·       Be elevated at least 10cm above the ground surface.
              Additionally a possibility to measure simultaneously backscattered field in two orthogonal polarizations is desirable.

              Pulse extender will amplify the ground reflection signal up to the maximum level acquired by A/D converter.

              The transmitter sends out a series of electromagnetic pulses then listens with the receiver connected to high speed sampler which in turn feeds A/D Converter. A dielectric anomaly in the soil may cause the signal to be reflected back to a separate receiver antenna. This information is converted from nanoseconds to milliseconds so that it may be digitized by a conventional A/D converter for processing and display. The center frequency and band width of the transmitted pulse can be varied by changing the antenna and are chosen with respect to the required depth of penetration, soil type and size of the object to be detected. In this experiment, we used antennas with a center frequency 1.4GHz and 80% band width. The precision of sampling converter is sufficiently high to do accurate measurements of scattered transient field. This A/D converter 12 bit accuracy. This provides 66 dB linear dynamic ranges. A/D converter converts the signal into digital signal which passes to the processor.

              A/D converter converts the signal into digital signal which passes to the processor. Processor filters the signal. This signal shows presence or absence of surrogate mine in the soil. Processor allows passing the presence of mine detecting signal. Processor selects the mine detecting signal and passes to the visual display.

              Visual display helps to see the range of targets. It displays the exact position of landmine.
              If all mines were cased or had substantial metallic content, all that would be required for detection are metal detectors. The widespread use of plastic landmines necessitates development and deployment of additional detection technologies. Because there is no such thing as a plastic detector, other sensors attempt to exploit ancillary disturbances in the background, such as thermal, chemical, or dielectric.

              Because of the difficulty detecting the tiny amounts of metal in a plastic landmine with a metal detector, technology development has been funded in other areas. Ground penetrating radar (GPR) has been used for nearly 70 years for a variety of geophysical subsurface imaging applications including utility mapping and hazardous waste container location and has been actively applied to the problem of landmine detection for nearly 20 years. When parameters such as frequency range, antenna size, antenna separation, and system timing are optimized for detection of mine-sized objects in the near subsurface, GPR is quite effective in detecting both metal and plastic landmines in a variety of soils. The depth of penetration is a function of both the frequency range   produced and the soil attenuation. Lower frequency components penetrate further, but it is a higher-frequency component that is necessary to image and resolve smaller targets. Both impulse- based and swept frequency GPR systems have been employed in Army-sponsored research programs. Generally a system with a bandwidth of roughly 1 to 4GHz is effective for detection of landmines.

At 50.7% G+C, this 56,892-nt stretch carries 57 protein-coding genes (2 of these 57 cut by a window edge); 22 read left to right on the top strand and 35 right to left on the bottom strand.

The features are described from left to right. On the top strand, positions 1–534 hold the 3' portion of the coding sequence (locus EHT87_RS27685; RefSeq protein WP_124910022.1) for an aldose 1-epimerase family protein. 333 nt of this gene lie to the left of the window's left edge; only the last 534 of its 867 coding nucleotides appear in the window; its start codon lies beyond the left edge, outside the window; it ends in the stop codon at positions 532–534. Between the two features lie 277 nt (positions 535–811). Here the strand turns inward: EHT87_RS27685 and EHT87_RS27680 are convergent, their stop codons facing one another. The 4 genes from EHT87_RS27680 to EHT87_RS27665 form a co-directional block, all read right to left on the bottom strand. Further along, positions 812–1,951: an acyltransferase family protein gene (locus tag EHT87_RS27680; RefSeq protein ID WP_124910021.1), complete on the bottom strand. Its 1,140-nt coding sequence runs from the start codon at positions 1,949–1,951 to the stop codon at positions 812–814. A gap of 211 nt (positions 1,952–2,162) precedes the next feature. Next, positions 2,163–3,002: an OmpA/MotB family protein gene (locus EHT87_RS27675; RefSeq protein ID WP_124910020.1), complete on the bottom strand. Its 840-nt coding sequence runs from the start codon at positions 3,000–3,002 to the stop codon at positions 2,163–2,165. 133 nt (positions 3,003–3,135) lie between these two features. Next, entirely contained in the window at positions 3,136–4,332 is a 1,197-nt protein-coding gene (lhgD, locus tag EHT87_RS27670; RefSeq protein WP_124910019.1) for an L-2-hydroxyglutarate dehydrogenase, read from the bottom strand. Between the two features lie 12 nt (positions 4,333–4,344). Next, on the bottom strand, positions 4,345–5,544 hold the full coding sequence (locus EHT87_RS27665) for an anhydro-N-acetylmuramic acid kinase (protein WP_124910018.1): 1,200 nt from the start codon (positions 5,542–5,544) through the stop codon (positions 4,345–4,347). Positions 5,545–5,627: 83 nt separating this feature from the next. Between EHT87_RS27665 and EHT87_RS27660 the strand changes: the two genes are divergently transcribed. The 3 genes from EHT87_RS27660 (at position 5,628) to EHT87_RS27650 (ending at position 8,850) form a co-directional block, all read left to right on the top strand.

Ultimately, GPR images the dielectric properties of the soils, and any discontinuities appear as a signal. If soil were perfectly homogeneous, a discontinuity caused by a land mine would stand out as an anomaly against the background. Unfortunately, even under near-ideal test track conditions, soil itself is a remarkably inhomogeneous medium, and false alarms are easily generated from the background itself .

              Because of this, automatic target recognition (ATR) algorithms employed by impulse-based GPR systems typically calculate and remove background and try to detect the hyperbolic signatures that are characteristic in size and shape of landmine targets in GEO-CENTERS 400 Series energy in focusing ground penetrating radar (EFGPR), we employ a fuzzy logic-based algorithm that use prototypes, or feature sets, for landmines, and prototypes than to clutter. At each location in a data set, we look inside a neighborhood of adjacent points, extract a feature set, and calculate if the features set is closer to the mine prototypes .The output is a plan view of the confidence, at each point along a test lane, that there is a lade mine .A blob detector then runs on this confidence plane view, outputting target reports when a blob is of an appropriate size and shape.
Although GPR has been shown to be effective on the test track against a variety of land mines in a range of soil conditions, it is technologically  complex . The weight and power requirements are not overwhelming, but they make GPR most easily deployed on a vehicular platform .Through NVESD at Fort Belvoir, the U.S Army is deploying GPR in a variety of hand held and vehicular land mine detection technology development programs .

              Impulse GPR system is using for detecting anti-tank and anti-personal mines. Anti-tank mines are using for destroying the vehicles and anti-personal mines, which are designed to kill and maim people. Currently, very little technology is used in real-world demining activities. Active programs by the U.S Army in both land mine detection sensor development and systems integration are evaluating new technologies, incrementally improving existing technologies, increasing the probability of detection, reducing the false alarm rate, and planning out useable deployment scenarios. Through iterative design, build test cycles, and blind and scored testing at Army mine lanes, steady progress is being made.